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A rhabdomyosarcoma is a type of cancer, specifically a sarcoma (cancer of connective tissues), in which the cancer cells are thought to arise from skeletal muscle progenitors. It can also be found attached to muscle tissue, wrapped around intestines, or anywhere, to include the neck area. It is most common in children ages one to five, and teens aged 15 to 19, although quite rare in the latter. It can be a cardiac manifestation of tuberous sclerosis.
Additional recommended knowledge
Rhabdomyosarcoma is a relatively rare form of cancer. Its two most common forms are embryonal rhabdomyosarcoma and alveolar rhabdomyosarcoma. In the former, which is more common in younger children, the cancer cells resemble those of a typical 6-to-8-week embryo. In the latter, which is more common in older children and teenagers, they resemble those of a typical 10-to-12-week embryo.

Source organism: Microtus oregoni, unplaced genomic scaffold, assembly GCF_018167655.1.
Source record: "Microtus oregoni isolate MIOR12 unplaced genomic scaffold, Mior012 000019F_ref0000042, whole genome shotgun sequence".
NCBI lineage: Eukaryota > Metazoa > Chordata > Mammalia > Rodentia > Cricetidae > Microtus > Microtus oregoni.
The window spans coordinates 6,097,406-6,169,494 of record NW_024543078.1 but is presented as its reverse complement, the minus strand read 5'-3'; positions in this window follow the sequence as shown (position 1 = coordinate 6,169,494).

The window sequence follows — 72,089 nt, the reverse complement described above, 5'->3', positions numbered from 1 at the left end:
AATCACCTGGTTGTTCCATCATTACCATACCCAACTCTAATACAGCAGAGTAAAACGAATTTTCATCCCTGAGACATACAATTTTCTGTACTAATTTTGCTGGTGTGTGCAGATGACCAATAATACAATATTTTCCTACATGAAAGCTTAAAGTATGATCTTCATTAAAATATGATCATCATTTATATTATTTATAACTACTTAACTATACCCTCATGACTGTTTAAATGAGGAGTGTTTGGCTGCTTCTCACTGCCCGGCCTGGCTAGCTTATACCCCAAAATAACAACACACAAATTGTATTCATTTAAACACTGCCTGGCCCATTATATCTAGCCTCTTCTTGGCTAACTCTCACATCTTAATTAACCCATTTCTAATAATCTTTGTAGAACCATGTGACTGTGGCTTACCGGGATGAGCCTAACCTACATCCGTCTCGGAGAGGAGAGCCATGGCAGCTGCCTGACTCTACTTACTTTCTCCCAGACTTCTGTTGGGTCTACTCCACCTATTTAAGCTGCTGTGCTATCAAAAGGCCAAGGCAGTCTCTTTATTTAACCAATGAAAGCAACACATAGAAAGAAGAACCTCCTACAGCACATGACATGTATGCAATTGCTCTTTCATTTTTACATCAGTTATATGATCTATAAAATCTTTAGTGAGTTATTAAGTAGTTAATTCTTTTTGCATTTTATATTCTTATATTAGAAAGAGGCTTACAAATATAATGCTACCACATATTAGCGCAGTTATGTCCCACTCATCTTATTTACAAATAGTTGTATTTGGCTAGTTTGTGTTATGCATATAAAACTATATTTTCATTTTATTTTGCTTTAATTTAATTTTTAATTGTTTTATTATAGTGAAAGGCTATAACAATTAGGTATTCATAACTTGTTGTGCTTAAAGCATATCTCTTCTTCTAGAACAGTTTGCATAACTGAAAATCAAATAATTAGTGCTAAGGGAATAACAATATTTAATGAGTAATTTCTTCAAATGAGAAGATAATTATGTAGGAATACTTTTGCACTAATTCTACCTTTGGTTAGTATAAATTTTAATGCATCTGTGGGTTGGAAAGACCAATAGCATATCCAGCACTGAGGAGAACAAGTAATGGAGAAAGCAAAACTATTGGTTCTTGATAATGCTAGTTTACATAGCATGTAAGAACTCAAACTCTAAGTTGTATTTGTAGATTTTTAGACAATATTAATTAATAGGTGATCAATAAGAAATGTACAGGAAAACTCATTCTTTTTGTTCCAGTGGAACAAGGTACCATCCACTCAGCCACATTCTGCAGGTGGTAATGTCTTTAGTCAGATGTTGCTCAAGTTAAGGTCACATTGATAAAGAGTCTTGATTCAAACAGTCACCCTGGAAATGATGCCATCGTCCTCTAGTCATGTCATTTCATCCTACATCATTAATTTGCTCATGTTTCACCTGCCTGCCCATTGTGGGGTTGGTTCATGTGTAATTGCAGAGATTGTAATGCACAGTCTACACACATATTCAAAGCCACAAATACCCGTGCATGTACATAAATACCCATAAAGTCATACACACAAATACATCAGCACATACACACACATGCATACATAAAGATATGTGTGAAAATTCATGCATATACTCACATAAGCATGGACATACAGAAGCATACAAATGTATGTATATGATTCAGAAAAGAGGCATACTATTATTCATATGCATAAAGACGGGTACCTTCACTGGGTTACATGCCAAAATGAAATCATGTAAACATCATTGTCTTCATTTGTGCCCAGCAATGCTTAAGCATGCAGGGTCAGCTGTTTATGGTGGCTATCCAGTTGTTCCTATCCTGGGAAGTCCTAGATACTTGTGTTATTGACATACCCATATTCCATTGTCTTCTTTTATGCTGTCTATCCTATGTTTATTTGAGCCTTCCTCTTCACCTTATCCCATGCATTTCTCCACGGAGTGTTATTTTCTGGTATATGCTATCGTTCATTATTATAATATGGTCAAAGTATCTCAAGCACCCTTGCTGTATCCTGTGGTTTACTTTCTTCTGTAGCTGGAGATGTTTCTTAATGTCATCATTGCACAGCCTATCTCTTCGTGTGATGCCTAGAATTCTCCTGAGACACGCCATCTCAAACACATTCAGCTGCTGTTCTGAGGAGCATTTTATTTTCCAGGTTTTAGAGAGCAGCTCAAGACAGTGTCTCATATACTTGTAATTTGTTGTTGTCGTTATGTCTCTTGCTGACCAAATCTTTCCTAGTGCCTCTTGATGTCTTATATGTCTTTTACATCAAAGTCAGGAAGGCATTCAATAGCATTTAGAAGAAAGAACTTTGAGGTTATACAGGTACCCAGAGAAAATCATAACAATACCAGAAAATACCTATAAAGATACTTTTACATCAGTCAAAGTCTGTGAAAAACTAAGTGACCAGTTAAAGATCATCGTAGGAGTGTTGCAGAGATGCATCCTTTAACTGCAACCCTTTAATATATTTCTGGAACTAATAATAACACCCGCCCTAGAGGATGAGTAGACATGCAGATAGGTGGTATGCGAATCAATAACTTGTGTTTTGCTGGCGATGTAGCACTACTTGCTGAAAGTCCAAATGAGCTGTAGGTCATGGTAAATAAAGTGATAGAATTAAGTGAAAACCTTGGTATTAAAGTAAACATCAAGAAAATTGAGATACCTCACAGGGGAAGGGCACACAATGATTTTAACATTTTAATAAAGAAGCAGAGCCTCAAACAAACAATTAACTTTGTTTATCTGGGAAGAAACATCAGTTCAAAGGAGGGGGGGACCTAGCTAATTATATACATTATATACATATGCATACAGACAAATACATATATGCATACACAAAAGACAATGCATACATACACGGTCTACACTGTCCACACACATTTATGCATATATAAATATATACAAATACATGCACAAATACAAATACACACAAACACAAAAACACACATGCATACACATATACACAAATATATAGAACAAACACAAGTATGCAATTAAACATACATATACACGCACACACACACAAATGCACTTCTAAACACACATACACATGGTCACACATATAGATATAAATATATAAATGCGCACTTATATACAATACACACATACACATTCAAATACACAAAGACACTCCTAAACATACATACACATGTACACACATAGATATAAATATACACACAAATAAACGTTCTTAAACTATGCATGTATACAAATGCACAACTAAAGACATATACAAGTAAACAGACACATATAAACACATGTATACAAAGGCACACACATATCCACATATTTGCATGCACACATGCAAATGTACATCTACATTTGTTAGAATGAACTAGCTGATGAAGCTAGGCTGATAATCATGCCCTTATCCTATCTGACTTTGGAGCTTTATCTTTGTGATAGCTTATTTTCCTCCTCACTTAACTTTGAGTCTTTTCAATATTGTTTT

When rhabdomyosarcoma is suspected, tests will be run for blood, muscle, and marrow.
Diagnosis of rhabdomyosarcoma depends on recognition of differentiation toward skeletal muscle cells. The protein myo D1 is a protein normally found in developing skeletal muscle cells which disappears after the muscle matures and becomes innervated by a nerve. Thus, myo D1 is not found in normal skeletal muscle and serves as a useful immunohistochemical marker of rhabdomyosarcoma.
Treatment for rhabdomyosarcoma consists of chemotherapy, radiation therapy and sometimes surgery. Surgery to remove the tumor is often difficult or impossible because the tumor is usually embedded deep within the tissue, leaving it difficult to reach. If a tumor presents itself in the extremities, amputation is often necessary to improve chances of survival.
If there is no evidence of metastasis, surgery combined with chemotherapy and radiation offer the best prognosis. Patients whose tumors have metastasized usually have a poor chance for long-term survival. In patients who began treatment before metastasis, the prognosis is better, although the disease is generally incurable because the tumors that cannot be surgically removed tend to spread.